- Ten years ago, Karmen Josephs’* life was changed forever, when she was diagnosed with the human immunodeficiency virus (HIV).
- Rather than wallowing in depression and self-pity at the decision she had made, Ms. Josephs decided to take action to reach women with HIV in order to prevent them from making the same mistake.
- “The theme we are working with this year is ‘Know Your Status’, so we are really encouraging persons to come out and get tested,” Mrs. Levermore tells JIS News.
Ten years ago, Karmen Josephs’* life was changed forever, when she was diagnosed with the human immunodeficiency virus (HIV).
She tells JIS News that at the time, she was about two months pregnant, and had gone to the doctor for prenatal checks, which included a blood test for HIV.
“I did the HIV testing. When I went back with my partner, the doctor was looking for the result and couldn’t find it. When he eventually found the result, he held up a paper and I saw on the back of it ‘HIV positive’ and I thought ‘No! No! No! This is not me’,” she recalls.
“He (doctor) then said ‘I have some good news and some bad news for you. Which one do you want first?’ I said, give me any one of them. He said your HIV test came back and you are positive for HIV. I ran out of the office. My partner, who was sitting in the lobby, saw what was happening and ran after me, and we went back into the doctor’s office,” Ms. Josephs says.
She says that at the time, she did not know much about the disease, and after receiving bad medical advice, she decided to get an abortion.
“After the abortion, a different doctor took over my case and introduced me to an organization, where I was educated about HIV. I went to a workshop and I saw three pregnant females and I asked, ‘How are they pregnant and they are HIV positive’?
“When I was told that you can be pregnant with HIV and still have the baby, I was shocked,” Ms. Josephs tells JIS News.
A mother of two girls at the time, she says she felt that the child she aborted could have been the boy she desired.
Rather than wallowing in depression and self-pity at the decision she had made, Ms. Josephs decided to take action to reach women with HIV in order to prevent them from making the same mistake.
She says that over the last five years, she has been counselling HIV patients to encourage them to live positive and healthy lives and take their medication. This work, she says, has become her life mission.
Ms. Josephs, who is virally suppressed, says she has no regrets about the path her life has taken.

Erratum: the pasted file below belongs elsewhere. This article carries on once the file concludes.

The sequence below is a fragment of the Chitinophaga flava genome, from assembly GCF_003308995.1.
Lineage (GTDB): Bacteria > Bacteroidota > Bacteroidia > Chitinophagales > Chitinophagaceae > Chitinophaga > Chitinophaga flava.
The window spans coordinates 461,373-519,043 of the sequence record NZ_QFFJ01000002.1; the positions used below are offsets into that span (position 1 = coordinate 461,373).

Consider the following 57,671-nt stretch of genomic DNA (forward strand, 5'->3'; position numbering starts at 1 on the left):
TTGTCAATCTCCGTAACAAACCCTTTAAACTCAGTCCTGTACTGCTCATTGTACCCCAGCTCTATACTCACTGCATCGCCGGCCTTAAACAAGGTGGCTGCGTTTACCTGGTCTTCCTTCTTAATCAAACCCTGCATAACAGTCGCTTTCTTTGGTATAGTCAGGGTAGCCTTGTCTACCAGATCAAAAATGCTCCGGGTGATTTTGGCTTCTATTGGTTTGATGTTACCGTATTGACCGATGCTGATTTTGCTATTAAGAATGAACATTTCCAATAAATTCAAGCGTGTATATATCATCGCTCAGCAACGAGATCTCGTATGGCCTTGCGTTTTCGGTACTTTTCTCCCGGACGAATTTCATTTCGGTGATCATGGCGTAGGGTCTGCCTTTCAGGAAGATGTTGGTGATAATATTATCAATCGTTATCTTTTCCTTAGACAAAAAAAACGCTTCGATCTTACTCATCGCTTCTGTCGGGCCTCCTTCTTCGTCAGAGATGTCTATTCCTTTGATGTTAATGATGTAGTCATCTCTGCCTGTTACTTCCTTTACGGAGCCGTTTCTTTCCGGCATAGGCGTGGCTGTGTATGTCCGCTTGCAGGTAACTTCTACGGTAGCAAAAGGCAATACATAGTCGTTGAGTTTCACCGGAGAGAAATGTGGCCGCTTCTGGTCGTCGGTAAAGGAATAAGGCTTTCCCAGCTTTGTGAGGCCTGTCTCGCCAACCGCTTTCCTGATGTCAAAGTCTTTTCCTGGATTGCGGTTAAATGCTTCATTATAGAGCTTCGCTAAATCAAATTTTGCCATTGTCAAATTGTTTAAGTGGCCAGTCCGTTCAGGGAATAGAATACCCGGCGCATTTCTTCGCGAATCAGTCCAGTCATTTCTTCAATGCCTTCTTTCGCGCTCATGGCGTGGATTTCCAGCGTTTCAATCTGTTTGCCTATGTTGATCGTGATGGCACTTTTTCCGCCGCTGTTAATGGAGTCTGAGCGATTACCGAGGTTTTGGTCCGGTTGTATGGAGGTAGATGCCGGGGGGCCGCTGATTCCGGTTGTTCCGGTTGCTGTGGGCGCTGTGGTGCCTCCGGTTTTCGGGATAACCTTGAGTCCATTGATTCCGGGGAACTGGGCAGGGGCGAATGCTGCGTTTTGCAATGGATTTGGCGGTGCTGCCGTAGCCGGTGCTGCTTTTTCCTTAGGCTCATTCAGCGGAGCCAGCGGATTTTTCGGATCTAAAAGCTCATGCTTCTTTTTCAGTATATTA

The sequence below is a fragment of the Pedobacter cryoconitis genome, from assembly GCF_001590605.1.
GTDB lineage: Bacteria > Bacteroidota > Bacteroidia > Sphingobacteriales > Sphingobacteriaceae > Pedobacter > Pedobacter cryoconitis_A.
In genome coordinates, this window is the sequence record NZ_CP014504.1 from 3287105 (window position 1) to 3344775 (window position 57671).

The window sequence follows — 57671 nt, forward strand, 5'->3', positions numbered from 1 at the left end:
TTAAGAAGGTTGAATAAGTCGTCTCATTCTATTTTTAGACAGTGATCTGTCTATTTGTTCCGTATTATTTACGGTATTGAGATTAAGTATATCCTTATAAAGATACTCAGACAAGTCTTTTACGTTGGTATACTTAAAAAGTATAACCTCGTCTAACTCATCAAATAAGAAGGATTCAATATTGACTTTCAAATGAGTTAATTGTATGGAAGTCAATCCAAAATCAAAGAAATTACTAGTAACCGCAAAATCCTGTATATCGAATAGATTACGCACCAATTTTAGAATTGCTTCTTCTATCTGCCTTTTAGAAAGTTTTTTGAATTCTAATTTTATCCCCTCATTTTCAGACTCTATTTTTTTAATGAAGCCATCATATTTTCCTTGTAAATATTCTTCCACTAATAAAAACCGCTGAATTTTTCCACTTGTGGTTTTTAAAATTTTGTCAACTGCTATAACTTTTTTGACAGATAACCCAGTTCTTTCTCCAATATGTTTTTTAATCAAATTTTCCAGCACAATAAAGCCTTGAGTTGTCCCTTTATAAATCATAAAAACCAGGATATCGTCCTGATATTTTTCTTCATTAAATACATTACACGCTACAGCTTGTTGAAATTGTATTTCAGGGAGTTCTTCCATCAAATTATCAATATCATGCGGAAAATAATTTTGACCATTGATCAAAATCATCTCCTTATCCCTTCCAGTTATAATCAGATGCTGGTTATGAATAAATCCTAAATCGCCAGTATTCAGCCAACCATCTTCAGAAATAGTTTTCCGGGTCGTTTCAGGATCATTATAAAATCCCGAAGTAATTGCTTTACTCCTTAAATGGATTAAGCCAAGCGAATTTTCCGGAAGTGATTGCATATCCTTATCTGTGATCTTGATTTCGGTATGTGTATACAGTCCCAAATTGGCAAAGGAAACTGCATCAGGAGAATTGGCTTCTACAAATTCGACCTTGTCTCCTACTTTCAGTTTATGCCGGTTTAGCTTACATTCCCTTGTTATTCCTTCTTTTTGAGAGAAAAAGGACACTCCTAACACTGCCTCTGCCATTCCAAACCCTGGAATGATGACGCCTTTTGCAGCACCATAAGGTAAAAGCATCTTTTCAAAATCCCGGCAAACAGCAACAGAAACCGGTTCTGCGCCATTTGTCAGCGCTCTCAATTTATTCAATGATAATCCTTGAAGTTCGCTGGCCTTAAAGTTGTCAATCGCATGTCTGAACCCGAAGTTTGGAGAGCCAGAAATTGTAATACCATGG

“I have no regrets, no regrets at all, because knowing that I am educated now, I can now relate to females who are pregnant and are thinking that because they are HIV positive, they must do an abortion,” Ms. Josephs tells JIS News.
Her message to women who happen to become pregnant while they are HIV positive is, ‘take your medication. Your baby will be born without HIV as long as you stick to your medication and get regular health checks. HIV is not a death sentence. You can live a healthy life”.
The Ministry of Health has a programme in place to prevent mother-to-child transmission of HIV, through which expectant women receive counselling and free medication.
Ms. Josephs points out that “there are a lot of organisations out there that will assist you and talk with you. Since I have done the abortion, and I am now educated, I’ve known a lot of women, especially young ladies, who are HIV positive and have babies that are negative and the mothers become virally suppressed. The virus is now sleeping in the body, and she is unable to pass on the virus to the baby or anyone else”.
Among these organisations is Jamaica AIDS Support for Life (JASL), where Executive Director, Kandasi Levermore, says everyone is welcome to get testing, counselling and treatment services.
JASL will be hosting a Candlelight Vigil at Carter Hall, St. Andrew, on Saturday (December 1), which is globally recognised as World AIDS Day.
This event will focus on remembering persons who have died from the HIV/AIDS, encouraging persons living with the disease to take their medication, and those who do not know their status, to get tested.
“The theme we are working with this year is ‘Know Your Status’, so we are really encouraging persons to come out and get tested,” Mrs. Levermore tells JIS News.
She says the JASL is open to educating and counselling persons who have been infected with HIV.
Contact can be made with JASL by calling 876-925-0021 and making an appointment.
* Name changed to protect identity.